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Japan aid totals $135 million

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Hidehisa Horinouchi (left) and Prak Sokhonn agree Japanese grants and loans worth some $43 million on Wednesday. Heng Chivoan

Japan aid totals $135 million

Minister of Foreign Affairs and International Cooperation Prak Sokhonn on Wednesday said the Japanese government had provided the Kingdom with $134.38 million in aid packages in the past 12 months – $19.42 million in grants and the remaining $114.96 million in loans.

Sokhonn, who is also a deputy prime minister, was speaking during the signing ceremony of the “Exchange of Notes on the Extension of the Japanese Government’s Support”, which sees Japan offering more than $43 million in grants and loans for two projects.

Approximately $31.6 million will go towards the West Tonle Sap Irrigation and Drainage Rehabilitation and Improvement Project (II), while the Project of Development of Port Electronic Data Interchange (EDI) System for Port Modernisation will receive $11.8 million, The Post reported on Wednesday.

The event was held at the ministry and presided over by Sokhonn and Hidehisa Horinouchi, the Ambassador of Japan to Cambodia.

Sokhonn said the grants and loans were being provided in order to contribute to the government’s Rectangular Strategy Phase 4, and especially to support its focus on “improving logistics systems and enhancing transport, energy and digital resources”, and to “enhance agriculture, rural development and sustainable management of natural resources and culture”.

These are the two main factors that will help Cambodia realise its goal of becoming an upper-middle income country by 2030, he said.

“Japan has been one of the largest donors supporting the Cambodian government’s development projects since the early 1990s, especially to improve logistics, health, education, human resources, agriculture and living standards,” Sokhonn said.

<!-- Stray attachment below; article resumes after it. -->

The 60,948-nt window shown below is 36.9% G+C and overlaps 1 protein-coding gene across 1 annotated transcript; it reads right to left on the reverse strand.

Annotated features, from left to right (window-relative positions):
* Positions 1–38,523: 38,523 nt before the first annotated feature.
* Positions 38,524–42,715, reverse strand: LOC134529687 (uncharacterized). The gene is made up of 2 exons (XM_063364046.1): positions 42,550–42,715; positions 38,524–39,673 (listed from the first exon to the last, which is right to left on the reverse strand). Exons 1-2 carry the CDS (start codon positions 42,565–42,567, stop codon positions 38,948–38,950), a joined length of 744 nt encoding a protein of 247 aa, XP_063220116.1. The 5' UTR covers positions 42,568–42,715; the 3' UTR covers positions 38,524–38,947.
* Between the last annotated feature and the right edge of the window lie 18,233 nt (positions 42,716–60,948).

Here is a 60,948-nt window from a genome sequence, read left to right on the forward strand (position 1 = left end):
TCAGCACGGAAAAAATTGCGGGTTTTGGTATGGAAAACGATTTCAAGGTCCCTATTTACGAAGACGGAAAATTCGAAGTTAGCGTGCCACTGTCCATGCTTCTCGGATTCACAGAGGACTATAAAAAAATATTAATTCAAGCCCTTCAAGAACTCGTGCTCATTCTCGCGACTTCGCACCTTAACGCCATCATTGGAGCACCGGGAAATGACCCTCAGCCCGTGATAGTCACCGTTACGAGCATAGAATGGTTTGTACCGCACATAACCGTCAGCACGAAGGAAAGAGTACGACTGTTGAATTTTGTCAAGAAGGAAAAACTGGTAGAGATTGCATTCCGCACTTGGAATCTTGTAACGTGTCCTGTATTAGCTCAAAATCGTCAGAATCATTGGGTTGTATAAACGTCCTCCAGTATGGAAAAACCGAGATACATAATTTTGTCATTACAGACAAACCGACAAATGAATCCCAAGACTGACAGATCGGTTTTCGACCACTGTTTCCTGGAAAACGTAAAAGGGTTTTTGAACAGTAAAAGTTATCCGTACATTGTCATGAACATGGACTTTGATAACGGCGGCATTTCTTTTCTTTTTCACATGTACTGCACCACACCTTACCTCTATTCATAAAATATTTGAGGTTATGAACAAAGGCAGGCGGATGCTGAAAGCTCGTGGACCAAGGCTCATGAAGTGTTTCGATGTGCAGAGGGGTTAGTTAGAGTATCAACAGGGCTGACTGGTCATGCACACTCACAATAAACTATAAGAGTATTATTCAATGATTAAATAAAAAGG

Horinouchi said during the signing ceremony that Japan is strengthening and improving cooperation with the Kingdom in all sectors, especially in port development and agriculture.

“I believe the Japanese contribution will improve Cambodia’s export sector and increase agricultural productivity in line with worldwide demand."

“Port development and agriculture were the main priorities to support Cambodia’s economic growth,” he said.

San Chey, the executive director of the Affiliated Network for Social Accountability, said the Japanese aid targeted real development needed to serve the daily needs of the Cambodian people. However, he hoped to see transparency across the board regarding the allocation of aid budgets.

“I have noticed that Japan’s aid mostly focuses on infrastructures, such as roads, bridges, schools, hospitals and other important areas. They have been directly involved and we can see that it’s highly effective."

“We also want to see other countries’ aid used in a transparent and highly effective manner in order to best serve our people,” he said.

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